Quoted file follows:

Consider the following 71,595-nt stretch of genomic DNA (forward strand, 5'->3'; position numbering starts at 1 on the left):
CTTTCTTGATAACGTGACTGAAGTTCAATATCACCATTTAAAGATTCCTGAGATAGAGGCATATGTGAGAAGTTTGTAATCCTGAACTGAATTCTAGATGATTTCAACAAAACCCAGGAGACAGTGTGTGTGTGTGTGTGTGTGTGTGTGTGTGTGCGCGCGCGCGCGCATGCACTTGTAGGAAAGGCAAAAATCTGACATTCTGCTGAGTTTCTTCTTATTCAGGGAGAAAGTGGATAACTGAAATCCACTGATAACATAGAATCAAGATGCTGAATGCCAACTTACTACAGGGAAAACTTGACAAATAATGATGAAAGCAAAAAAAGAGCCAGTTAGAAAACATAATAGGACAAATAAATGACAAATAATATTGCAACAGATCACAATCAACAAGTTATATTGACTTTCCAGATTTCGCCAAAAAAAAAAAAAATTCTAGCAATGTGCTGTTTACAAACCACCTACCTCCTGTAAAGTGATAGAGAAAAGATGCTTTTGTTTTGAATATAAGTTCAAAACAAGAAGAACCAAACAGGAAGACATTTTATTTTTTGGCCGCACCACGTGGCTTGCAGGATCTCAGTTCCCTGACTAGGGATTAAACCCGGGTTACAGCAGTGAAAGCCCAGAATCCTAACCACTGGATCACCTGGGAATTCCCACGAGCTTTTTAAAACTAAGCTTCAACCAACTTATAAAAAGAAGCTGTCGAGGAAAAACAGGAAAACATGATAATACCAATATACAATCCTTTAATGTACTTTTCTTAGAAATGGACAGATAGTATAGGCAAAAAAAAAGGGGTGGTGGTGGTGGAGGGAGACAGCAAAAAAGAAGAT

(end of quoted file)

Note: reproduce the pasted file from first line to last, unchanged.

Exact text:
Consider the following 71,595-nt stretch of genomic DNA (forward strand, 5'->3'; position numbering starts at 1 on the left):
CTTTCTTGATAACGTGACTGAAGTTCAATATCACCATTTAAAGATTCCTGAGATAGAGGCATATGTGAGAAGTTTGTAATCCTGAACTGAATTCTAGATGATTTCAACAAAACCCAGGAGACAGTGTGTGTGTGTGTGTGTGTGTGTGTGTGTGTGCGCGCGCGCGCGCATGCACTTGTAGGAAAGGCAAAAATCTGACATTCTGCTGAGTTTCTTCTTATTCAGGGAGAAAGTGGATAACTGAAATCCACTGATAACATAGAATCAAGATGCTGAATGCCAACTTACTACAGGGAAAACTTGACAAATAATGATGAAAGCAAAAAAAGAGCCAGTTAGAAAACATAATAGGACAAATAAATGACAAATAATATTGCAACAGATCACAATCAACAAGTTATATTGACTTTCCAGATTTCGCCAAAAAAAAAAAAAATTCTAGCAATGTGCTGTTTACAAACCACCTACCTCCTGTAAAGTGATAGAGAAAAGATGCTTTTGTTTTGAATATAAGTTCAAAACAAGAAGAACCAAACAGGAAGACATTTTATTTTTTGGCCGCACCACGTGGCTTGCAGGATCTCAGTTCCCTGACTAGGGATTAAACCCGGGTTACAGCAGTGAAAGCCCAGAATCCTAACCACTGGATCACCTGGGAATTCCCACGAGCTTTTTAAAACTAAGCTTCAACCAACTTATAAAAAGAAGCTGTCGAGGAAAAACAGGAAAACATGATAATACCAATATACAATCCTTTAATGTACTTTTCTTAGAAATGGACAGATAGTATAGGCAAAAAAAAAGGGGTGGTGGTGGTGGAGGGAGACAGCAAAAAAGAAGAT